The resignation of two key ministers in Portugal’s coalition government drove the country to the edge of an economic and political crisis yesterday, prompting its president to hold crisis talks.
Stocks in Lisbon plummeted 5.2 per cent and the cost of borrowing rose dramatically after Paulo Portas, the leader of the coalition’s junior People’s Party, resigned over the appointment of a new pro-austerity finance minister. He follows Finance Minister Vitor Gaspar, who quit on Monday.
The split over the country's economic policy, which also saw the interest rates on Portugal’s ten year bonds jump to nearly eight per cent, had knock-on effects for the eurozone.
Italian and Spanish debt was rapidly sold off and the FTSE 100 index fell 1.2 per cent, costing shareholders a collective £19bn. The Portuguese stock market, PS120, which has been slowly recovering from the 2011 crisis, fell by more than five per cent.
The markets were slowly rebounding this morning, with the FTSE 100 rising 0.9 per cent after investors signalled for the European Central Bank (ECB) to settle concerns left over from yesterday's turmoil.
"I am expecting some healing words from [ECB President Mario] Draghi, which should calm fears over the situations in Portugal and Greece because it is a very psychologically driven market," Rolf Bland, chief investment officer at VZ Vermogenszentrum in Zurich, said.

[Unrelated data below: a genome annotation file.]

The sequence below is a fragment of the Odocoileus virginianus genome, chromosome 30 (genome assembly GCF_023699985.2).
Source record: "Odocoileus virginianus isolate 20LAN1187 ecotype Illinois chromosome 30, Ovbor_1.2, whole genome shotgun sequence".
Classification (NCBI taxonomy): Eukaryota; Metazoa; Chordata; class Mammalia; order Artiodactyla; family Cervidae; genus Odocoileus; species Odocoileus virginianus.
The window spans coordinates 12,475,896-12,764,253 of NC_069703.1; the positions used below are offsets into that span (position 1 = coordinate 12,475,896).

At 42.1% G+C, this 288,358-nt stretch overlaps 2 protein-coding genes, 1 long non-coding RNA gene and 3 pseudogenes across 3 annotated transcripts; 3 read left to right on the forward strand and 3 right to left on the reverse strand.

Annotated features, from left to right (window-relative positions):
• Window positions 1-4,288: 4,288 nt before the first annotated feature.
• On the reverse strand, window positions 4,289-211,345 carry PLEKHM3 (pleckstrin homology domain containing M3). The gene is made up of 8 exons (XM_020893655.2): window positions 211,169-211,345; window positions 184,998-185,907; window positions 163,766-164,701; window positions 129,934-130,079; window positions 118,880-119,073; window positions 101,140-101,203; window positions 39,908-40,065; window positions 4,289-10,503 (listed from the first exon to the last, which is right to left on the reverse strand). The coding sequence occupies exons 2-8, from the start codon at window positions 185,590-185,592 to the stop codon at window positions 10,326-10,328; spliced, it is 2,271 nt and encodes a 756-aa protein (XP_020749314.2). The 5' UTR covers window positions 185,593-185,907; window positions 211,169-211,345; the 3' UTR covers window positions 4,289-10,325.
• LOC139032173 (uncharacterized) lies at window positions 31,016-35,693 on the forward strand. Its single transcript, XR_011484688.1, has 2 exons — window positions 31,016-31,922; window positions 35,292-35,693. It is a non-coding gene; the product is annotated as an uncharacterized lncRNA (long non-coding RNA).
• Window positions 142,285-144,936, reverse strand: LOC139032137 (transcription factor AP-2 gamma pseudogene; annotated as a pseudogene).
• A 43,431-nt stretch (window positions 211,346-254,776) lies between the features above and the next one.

"I don't think any new stimulus measures will be on the table, but it is a question of words and making clear once again that everything will be done [to save the euro] and interest rates and policy will remain accommodative, which will be very helpful at this moment."
In an attempt to stay the impending collapse, President Anibal Cavaco Silva met with party leaders for emergency talks, after which the People’s Party reassured Europe there would be no further high profile resignations.
Speaking in Berlin, Prime Minsiter Pedro Passos Coelho added: “I am confident that we will be able to surpass this difficulty. I hope this internal crisis can be overcome very quickly.”
Earlier, the People's Party, which holds 24 seats in Portugal’s 230-seat parliament and therefore secures the government majority, met to decide whether it would continue to support the coalition.
According to local media reports, the smaller party had not taken a final decision last night, but were prepared to 'renegotiate' their relationship with the Social Democratic party, which holds 108 seats. The two groups are expected to hold meetings today.
"The Portuguese government is on the rocks," Raoul Ruparel, head of economic research at Open Europe, told The Daily Telegraph. "Although Portugal has financing in place until the end of the year, it is still subject to stringent reviews. This suggests political turmoil could cause serious problems when it comes to releasing this financing which Portugal desperately needs over the summer."
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